Tuesday, January 13, 2015

Deadlifting from a deficit

The other day I made a post about how I was deadlifting with a deficit in the gym on my Facebook page.  I got a question from a friend of mine asking what I meant by "deficit".  Here is my best attempt at explaining.

A deficit with regards to the deadlift can mean that you are elevated in relation to the bar higher than you normally would be, usually with a platform of some sort.  It can also mean that the bar is lower than it would normally be in relation to you, usually by using smaller diameter plates.

I chose to go the lower in relation to me, and stacked my bar up with thirty-five pound plates instead of the usual forty-five pound plates.  I just wanted to change my deadlift up a little bit, and decided to go with a deficit for lifting.

Now to the why of the deficit.  The short answer is that it provides an increase in the range of motion that you have to move the bar through.  In the case of deadlifts, this can help to strengthen your lower back through a greater range of motion.  This can be of use for someone like me who has strong legs, but I tend to get stuck in the hole when squatting, or I have trouble standing the bar up after I've gotten it off the floor.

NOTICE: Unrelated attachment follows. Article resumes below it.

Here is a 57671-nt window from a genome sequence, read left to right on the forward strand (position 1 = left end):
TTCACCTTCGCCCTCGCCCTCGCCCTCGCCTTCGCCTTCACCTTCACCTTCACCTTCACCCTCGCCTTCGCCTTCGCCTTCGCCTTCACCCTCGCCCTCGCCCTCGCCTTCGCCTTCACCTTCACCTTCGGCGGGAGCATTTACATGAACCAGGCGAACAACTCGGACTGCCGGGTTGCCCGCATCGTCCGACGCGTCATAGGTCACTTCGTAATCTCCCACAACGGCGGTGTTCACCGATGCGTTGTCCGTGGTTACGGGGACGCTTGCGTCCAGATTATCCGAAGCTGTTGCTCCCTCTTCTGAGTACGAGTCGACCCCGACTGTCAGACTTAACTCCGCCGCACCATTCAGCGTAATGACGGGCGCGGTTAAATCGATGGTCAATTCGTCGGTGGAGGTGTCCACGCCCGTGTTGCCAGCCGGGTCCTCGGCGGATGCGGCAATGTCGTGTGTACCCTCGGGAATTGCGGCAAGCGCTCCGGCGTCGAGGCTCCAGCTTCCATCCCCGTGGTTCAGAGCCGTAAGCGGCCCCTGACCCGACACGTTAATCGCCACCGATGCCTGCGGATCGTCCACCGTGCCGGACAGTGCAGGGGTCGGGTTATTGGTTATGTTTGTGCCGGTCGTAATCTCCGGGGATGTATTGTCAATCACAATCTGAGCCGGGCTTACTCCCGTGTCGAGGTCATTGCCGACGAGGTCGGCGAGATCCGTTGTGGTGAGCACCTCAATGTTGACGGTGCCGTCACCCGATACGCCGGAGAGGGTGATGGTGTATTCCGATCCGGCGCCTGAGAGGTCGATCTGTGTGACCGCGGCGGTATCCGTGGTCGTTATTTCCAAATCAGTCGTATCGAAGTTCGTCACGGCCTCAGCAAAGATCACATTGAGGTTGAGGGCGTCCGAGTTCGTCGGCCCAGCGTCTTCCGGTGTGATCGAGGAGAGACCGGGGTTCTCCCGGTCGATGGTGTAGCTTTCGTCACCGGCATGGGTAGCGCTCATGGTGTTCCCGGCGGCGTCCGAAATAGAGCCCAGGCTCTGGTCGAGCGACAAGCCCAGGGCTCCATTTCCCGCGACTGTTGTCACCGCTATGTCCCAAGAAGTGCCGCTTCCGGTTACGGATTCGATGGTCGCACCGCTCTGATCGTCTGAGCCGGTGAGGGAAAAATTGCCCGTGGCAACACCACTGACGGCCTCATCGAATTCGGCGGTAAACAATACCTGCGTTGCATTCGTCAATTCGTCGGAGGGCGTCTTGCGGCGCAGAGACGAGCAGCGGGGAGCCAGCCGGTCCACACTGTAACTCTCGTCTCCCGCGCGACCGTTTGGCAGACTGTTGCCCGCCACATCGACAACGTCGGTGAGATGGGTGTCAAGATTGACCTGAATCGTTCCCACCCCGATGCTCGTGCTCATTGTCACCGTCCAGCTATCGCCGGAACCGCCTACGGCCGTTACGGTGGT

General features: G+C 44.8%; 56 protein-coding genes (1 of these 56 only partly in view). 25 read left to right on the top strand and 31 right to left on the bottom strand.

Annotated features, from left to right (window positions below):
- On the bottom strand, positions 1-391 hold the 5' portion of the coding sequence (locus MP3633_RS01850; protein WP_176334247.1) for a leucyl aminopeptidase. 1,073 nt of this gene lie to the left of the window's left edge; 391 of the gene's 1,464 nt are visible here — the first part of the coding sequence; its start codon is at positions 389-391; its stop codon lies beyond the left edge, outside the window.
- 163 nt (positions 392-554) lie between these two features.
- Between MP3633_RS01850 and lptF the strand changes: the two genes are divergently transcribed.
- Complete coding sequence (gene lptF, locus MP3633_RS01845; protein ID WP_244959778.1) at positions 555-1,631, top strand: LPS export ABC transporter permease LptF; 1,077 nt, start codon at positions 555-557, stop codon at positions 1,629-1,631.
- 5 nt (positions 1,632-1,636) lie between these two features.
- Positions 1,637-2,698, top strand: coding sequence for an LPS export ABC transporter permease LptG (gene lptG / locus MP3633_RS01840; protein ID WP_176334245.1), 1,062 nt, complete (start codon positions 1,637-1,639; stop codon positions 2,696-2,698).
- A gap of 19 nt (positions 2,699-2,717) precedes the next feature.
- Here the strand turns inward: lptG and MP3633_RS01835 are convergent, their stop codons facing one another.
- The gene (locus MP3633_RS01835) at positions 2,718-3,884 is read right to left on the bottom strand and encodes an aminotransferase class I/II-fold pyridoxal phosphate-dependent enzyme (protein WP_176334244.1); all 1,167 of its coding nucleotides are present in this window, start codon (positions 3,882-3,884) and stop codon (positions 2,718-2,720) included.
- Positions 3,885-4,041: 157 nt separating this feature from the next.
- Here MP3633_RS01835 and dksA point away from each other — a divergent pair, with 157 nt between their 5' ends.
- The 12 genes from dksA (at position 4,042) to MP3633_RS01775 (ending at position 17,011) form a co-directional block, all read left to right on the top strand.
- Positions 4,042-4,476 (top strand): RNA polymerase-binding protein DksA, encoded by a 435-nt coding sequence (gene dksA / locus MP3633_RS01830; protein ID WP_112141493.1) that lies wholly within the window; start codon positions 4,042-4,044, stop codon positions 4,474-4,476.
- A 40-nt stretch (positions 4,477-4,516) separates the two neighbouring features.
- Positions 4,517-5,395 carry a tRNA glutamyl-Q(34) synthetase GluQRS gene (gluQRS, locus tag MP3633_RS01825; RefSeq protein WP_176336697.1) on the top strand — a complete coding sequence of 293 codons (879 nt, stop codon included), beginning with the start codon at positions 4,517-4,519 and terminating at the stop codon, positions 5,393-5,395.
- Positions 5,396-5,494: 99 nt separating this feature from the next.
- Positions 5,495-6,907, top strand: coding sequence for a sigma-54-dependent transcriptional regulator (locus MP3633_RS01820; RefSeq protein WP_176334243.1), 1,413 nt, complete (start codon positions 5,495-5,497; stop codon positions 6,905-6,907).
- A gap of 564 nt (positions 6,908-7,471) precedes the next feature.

After crunching the numbers, the deficit I used was only about one point five inches, which doesn't seem significant.  However, it made three hundred eighty-five pounds feel a lot heavier than normal.  Adding a deficit to your deadlift can be a good way to target a weak area of your posterior chain, as well as just a way to change up the stimulus that you are using when doing deadlifts.  Typically, you see people use a raised platform, also about one point five inches. 

Adding a deficit to your deadlifts will most likely help you bust through a plateau, and so I highly recommend it.

1 comment:

  1. That's very clear - thanks for explaining!

    I find riding horses (at least in the english seat fashion) one of the best ways to strengthen the lower back, add flexibility to the hip/ back area, and with the least stress on the joints there. I know people will probably roll their eyes when I say that because I'm certifiably horse-crazy, but in this case the horse is sort of the point. The horse is doing the moving, thus most of your muscles are relaxed, except for the core muscles which are used to keep you balanced and upright. It works the joints and attached tendons and pretty gently so, so the exercise winds up being like a cross between tai-chi and yoga.

    Not for everybody, I suppose, but just my two cents.

    ReplyDelete